The primary structural unit of osumilite is a most unusual double ring, with a formula of Si12O30. Normal rings of cyclosilicates are composed of six silicate tetrahedrons; Si6O18. The double ring is made of two normal rings that are linked together by sharing six oxygens, one from each tetrahedron in each six membered ring (notice the loss of six oxygens in the double ring formula). The structure is analogous to the dual wheels of a tractor trailer.

Osumilite is a rare mineral and yet it is one of the two minerals that gives its name to a somewhat large group of silicates, namely the Milarite - Osumilite Group. This group is sometimes called the Milarite Group and sometimes called the Osumilite Group and of course, as is done here, the Milarite - Osumilite Group. The group is composed of similar cyclosilicate minerals that are all rare and very obscure with the exception of osumilite, milarite and sugilite. All members of this group contain in their structures the unusual double ring mentioned above.

Osumilite is in a series with a similar mineral called Osumilite-(Mg). A series is where two or more minerals having the same structure will vary their chemistry between two elements. One mineral is enriched in one element and the other mineral is enriched in the other, with all other elements in the formula staying largely unaffected. In this case osumilite is the iron rich end-member of the series and the appropriately named osumilite-(Mg) is the magnesium end member.

Both minerals contain some magnesium and iron anywise, but they are distinguished by an enrichment of either iron or magnesium. Osumilite has been suggested to be named osumilite-(Fe) which would seem unnecessary unless a third mineral that is more pure in iron is established and osumilite could represent the middle of the series.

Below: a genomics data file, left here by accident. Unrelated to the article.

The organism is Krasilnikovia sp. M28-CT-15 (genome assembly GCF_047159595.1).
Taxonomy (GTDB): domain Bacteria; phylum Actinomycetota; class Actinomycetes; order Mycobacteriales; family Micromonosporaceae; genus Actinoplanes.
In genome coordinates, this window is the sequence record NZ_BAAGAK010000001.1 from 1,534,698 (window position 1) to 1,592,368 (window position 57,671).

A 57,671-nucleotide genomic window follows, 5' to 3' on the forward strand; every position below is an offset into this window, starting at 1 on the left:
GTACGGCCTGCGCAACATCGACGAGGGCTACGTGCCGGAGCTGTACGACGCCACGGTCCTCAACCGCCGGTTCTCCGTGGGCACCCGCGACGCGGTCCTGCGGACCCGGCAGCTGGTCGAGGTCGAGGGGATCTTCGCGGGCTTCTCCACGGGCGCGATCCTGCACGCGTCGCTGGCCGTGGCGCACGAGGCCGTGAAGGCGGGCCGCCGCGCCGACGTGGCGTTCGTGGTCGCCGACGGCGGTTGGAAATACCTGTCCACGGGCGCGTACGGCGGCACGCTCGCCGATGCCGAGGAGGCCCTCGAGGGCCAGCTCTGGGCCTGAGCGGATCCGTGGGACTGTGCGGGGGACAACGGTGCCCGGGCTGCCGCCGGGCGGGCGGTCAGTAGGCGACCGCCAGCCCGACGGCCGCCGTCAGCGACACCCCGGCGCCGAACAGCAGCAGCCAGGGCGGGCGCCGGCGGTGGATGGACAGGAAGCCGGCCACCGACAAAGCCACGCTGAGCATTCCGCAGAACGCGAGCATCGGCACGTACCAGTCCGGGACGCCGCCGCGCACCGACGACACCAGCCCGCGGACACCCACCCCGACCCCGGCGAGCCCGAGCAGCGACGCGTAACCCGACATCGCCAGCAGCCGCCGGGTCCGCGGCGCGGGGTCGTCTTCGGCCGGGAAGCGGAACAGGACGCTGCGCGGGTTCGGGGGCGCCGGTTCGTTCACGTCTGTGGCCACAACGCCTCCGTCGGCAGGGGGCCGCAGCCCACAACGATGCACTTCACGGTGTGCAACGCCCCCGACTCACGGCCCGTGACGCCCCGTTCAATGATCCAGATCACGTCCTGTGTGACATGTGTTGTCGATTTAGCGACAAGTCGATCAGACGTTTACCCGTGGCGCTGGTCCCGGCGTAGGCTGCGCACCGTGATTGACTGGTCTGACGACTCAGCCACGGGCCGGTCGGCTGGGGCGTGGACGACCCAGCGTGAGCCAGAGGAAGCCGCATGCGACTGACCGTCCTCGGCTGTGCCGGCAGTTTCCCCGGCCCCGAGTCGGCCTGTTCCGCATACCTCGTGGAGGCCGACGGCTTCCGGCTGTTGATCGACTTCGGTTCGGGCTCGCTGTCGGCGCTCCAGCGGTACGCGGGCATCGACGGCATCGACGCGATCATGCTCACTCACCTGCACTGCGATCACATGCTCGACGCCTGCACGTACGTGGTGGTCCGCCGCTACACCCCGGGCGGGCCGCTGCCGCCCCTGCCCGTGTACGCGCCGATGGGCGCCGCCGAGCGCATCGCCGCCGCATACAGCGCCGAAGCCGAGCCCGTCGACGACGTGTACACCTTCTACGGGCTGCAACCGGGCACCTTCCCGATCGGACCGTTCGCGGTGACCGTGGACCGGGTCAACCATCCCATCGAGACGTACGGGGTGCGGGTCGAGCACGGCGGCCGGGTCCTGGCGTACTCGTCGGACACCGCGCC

• Color is blue, pale blue, gray, pink, brown to black.
  • Luster is vitreous.
  • Transparency: Crystals are translucent to rarely transparent.
  • Crystal System is hexagonal; 6/m 2/m 2/m.
  • Crystal Habits include prismatic crystals with a pinacoidal termination.
  • Cleavage is absent.
  • Fracture is subconchoidal.
  • Hardness is 5 - 6
  • Specific Gravity is approximately 2.6 - 2.7 (average)
  • Streak is blue-gray.
  • Associated Minerals: Magnetite, hematite and pyroxenes.
  • Notable Occurrences include the type locality for osumilite which is Sakurazima Mountain, Sakkabira (Osumi), Hayasaki, Kyusyu, Japan and the type locality for osumilite-(Mg) of Tieveragh, Antrim County, Northern Ireland as well as MacKenzie Pass, Lane County, Oregon, USA; Namaqualand, South Africa; Sardinia, Italy and Eifel District, Germany.
  • Best Field Indicators are hardness, color, luster and environment.





  • Chemistry: CdCO3, Cadmium Carbonate.
  • Class: Carbonate.
  • Group: Calcite.
  • Uses: A minor ore of cadmium and as mineral specimens.
  • Specimens

Otavite is a rare mineral from the famous mines of Tsumeb, Otavi (hence the name), Namibia. It is one of only a few cadmium minerals as cadmium is usually a trace element in other minerals. Other cadmium minerals include: Native elemental cadmium; the oxide mineral monteponite; the sulfide minerals greenockite, hawleyite, cadmoselite, shadlunite, barquillite, cernyite and quadratite; the sulfate mineral niedermayrite, and the arsenate minerals andyrobertsite, and keyite. All are rare minerals, as is otavite. Otavite is a member of the Calcite Group of minerals. Most other members of this group are quite common and include such well known minerals as calcite, siderite, rhodochrosite, smithsonite and magnesite.



  • Color is usually white, but can also be yellowish brown, reddish brown and brown.
  • Luster is adamantine to pearly.
  • Transparency crystals are usually translucent to transparent.
  • Crystal System is trigonal; bar 3 2/m.
  • Crystal Habits are limited to crusts and tiny scalahedral crystals.
  • Cleavage is perfect in 3 non-perpendicular directions forming rhombs.
  • Fracture is conchoidal.
  • Hardness is 3.5 - 4.
  • Specific Gravity is 5 (very heavy for a translucent mineral).
  • Streak is white.
  • Other Characteristics: Effervesces with acid and some specimens have fluoresced red under shortwave UV light.
  • Associated Minerals includes azurite, malachite, smithsonite and calcite.
  • Notable Occurrences include the type locality of Tsumeb, Otavi (hence the name), Namibia; Blanchard Mine, New Mexico, USA and Broken Hill, New South Wales, Australia.
  • Best Field Indicators are density, reaction to acids, cleavage, color and locality.